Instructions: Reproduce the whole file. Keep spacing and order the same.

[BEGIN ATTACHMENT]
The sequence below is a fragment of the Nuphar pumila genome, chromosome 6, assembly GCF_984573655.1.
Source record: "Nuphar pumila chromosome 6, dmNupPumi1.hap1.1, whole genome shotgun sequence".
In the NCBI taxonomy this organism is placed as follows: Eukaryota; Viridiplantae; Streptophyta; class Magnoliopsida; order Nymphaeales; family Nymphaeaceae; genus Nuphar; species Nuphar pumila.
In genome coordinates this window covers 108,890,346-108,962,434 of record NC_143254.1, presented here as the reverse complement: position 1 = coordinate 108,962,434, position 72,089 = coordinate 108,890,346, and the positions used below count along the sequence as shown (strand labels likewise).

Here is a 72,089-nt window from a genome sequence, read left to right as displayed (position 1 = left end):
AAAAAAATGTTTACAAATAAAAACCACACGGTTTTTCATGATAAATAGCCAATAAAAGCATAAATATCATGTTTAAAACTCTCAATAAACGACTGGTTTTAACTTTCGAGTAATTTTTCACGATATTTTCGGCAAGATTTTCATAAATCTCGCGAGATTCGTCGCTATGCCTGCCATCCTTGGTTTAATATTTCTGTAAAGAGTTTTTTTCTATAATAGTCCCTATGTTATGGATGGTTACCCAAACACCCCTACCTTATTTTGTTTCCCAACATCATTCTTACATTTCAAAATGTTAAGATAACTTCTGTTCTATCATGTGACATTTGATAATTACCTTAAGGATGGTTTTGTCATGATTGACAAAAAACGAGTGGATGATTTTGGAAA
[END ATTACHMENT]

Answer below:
The sequence below is a fragment of the Nuphar pumila genome, chromosome 6, assembly GCF_984573655.1.
Source record: "Nuphar pumila chromosome 6, dmNupPumi1.hap1.1, whole genome shotgun sequence".
In the NCBI taxonomy this organism is placed as follows: Eukaryota; Viridiplantae; Streptophyta; class Magnoliopsida; order Nymphaeales; family Nymphaeaceae; genus Nuphar; species Nuphar pumila.
In genome coordinates this window covers 108,890,346-108,962,434 of record NC_143254.1, presented here as the reverse complement: position 1 = coordinate 108,962,434, position 72,089 = coordinate 108,890,346, and the positions used below count along the sequence as shown (strand labels likewise).

Here is a 72,089-nt window from a genome sequence, read left to right as displayed (position 1 = left end):
AAAAAAATGTTTACAAATAAAAACCACACGGTTTTTCATGATAAATAGCCAATAAAAGCATAAATATCATGTTTAAAACTCTCAATAAACGACTGGTTTTAACTTTCGAGTAATTTTTCACGATATTTTCGGCAAGATTTTCATAAATCTCGCGAGATTCGTCGCTATGCCTGCCATCCTTGGTTTAATATTTCTGTAAAGAGTTTTTTTCTATAATAGTCCCTATGTTATGGATGGTTACCCAAACACCCCTACCTTATTTTGTTTCCCAACATCATTCTTACATTTCAAAATGTTAAGATAACTTCTGTTCTATCATGTGACATTTGATAATTACCTTAAGGATGGTTTTGTCATGATTGACAAAAAACGAGTGGATGATTTTGGAAA